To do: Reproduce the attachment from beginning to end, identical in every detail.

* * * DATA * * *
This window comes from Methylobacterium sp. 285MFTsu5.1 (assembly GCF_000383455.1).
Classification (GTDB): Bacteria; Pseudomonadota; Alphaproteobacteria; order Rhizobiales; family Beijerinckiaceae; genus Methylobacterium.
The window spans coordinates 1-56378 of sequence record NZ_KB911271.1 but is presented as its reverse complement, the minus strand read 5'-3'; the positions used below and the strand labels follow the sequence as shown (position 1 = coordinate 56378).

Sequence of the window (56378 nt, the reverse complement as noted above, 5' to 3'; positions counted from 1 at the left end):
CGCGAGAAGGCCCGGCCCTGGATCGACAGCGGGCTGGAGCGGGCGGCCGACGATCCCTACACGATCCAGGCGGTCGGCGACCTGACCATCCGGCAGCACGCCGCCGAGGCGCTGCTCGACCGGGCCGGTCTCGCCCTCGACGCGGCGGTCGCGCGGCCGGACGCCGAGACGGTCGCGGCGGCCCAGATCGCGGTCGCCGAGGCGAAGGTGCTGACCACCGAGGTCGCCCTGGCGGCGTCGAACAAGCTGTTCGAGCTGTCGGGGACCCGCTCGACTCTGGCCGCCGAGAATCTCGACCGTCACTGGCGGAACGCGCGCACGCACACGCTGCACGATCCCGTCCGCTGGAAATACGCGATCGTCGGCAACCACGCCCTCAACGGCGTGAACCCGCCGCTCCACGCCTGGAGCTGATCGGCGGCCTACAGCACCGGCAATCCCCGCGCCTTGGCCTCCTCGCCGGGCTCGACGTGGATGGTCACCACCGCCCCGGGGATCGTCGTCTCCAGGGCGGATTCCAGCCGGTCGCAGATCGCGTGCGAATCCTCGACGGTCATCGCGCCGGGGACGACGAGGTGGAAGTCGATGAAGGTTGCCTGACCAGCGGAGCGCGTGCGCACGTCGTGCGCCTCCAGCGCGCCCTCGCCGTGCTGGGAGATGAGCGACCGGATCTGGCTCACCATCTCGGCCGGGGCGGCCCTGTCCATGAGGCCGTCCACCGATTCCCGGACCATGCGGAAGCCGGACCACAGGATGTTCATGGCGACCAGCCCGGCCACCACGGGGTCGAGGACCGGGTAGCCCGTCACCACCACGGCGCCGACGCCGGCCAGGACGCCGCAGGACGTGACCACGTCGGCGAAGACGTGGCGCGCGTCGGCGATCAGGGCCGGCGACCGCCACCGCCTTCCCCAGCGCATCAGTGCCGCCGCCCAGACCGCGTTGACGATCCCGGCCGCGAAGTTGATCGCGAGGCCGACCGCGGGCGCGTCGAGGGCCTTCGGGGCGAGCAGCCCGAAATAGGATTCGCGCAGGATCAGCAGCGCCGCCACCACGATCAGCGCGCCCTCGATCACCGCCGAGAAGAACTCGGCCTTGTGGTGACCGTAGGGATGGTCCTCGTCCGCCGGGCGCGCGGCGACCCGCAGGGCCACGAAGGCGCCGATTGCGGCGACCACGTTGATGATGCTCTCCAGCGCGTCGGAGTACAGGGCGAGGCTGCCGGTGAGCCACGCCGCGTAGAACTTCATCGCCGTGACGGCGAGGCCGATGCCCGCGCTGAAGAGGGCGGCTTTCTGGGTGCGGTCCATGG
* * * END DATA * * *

This window comes from Methylobacterium sp. 285MFTsu5.1 (assembly GCF_000383455.1).
Classification (GTDB): Bacteria; Pseudomonadota; Alphaproteobacteria; order Rhizobiales; family Beijerinckiaceae; genus Methylobacterium.
The window spans coordinates 1-56378 of sequence record NZ_KB911271.1 but is presented as its reverse complement, the minus strand read 5'-3'; the positions used below and the strand labels follow the sequence as shown (position 1 = coordinate 56378).

Sequence of the window (56378 nt, the reverse complement as noted above, 5' to 3'; positions counted from 1 at the left end):
CGCGAGAAGGCCCGGCCCTGGATCGACAGCGGGCTGGAGCGGGCGGCCGACGATCCCTACACGATCCAGGCGGTCGGCGACCTGACCATCCGGCAGCACGCCGCCGAGGCGCTGCTCGACCGGGCCGGTCTCGCCCTCGACGCGGCGGTCGCGCGGCCGGACGCCGAGACGGTCGCGGCGGCCCAGATCGCGGTCGCCGAGGCGAAGGTGCTGACCACCGAGGTCGCCCTGGCGGCGTCGAACAAGCTGTTCGAGCTGTCGGGGACCCGCTCGACTCTGGCCGCCGAGAATCTCGACCGTCACTGGCGGAACGCGCGCACGCACACGCTGCACGATCCCGTCCGCTGGAAATACGCGATCGTCGGCAACCACGCCCTCAACGGCGTGAACCCGCCGCTCCACGCCTGGAGCTGATCGGCGGCCTACAGCACCGGCAATCCCCGCGCCTTGGCCTCCTCGCCGGGCTCGACGTGGATGGTCACCACCGCCCCGGGGATCGTCGTCTCCAGGGCGGATTCCAGCCGGTCGCAGATCGCGTGCGAATCCTCGACGGTCATCGCGCCGGGGACGACGAGGTGGAAGTCGATGAAGGTTGCCTGACCAGCGGAGCGCGTGCGCACGTCGTGCGCCTCCAGCGCGCCCTCGCCGTGCTGGGAGATGAGCGACCGGATCTGGCTCACCATCTCGGCCGGGGCGGCCCTGTCCATGAGGCCGTCCACCGATTCCCGGACCATGCGGAAGCCGGACCACAGGATGTTCATGGCGACCAGCCCGGCCACCACGGGGTCGAGGACCGGGTAGCCCGTCACCACCACGGCGCCGACGCCGGCCAGGACGCCGCAGGACGTGACCACGTCGGCGAAGACGTGGCGCGCGTCGGCGATCAGGGCCGGCGACCGCCACCGCCTTCCCCAGCGCATCAGTGCCGCCGCCCAGACCGCGTTGACGATCCCGGCCGCGAAGTTGATCGCGAGGCCGACCGCGGGCGCGTCGAGGGCCTTCGGGGCGAGCAGCCCGAAATAGGATTCGCGCAGGATCAGCAGCGCCGCCACCACGATCAGCGCGCCCTCGATCACCGCCGAGAAGAACTCGGCCTTGTGGTGACCGTAGGGATGGTCCTCGTCCGCCGGGCGCGCGGCGACCCGCAGGGCCACGAAGGCGCCGATTGCGGCGACCACGTTGATGATGCTCTCCAGCGCGTCGGAGTACAGGGCGAGGCTGCCGGTGAGCCACGCCGCGTAGAACTTCATCGCCGTGACGGCGAGGCCGATGCCCGCGCTGAAGAGGGCGGCTTTCTGGGTGCGGTCCATGG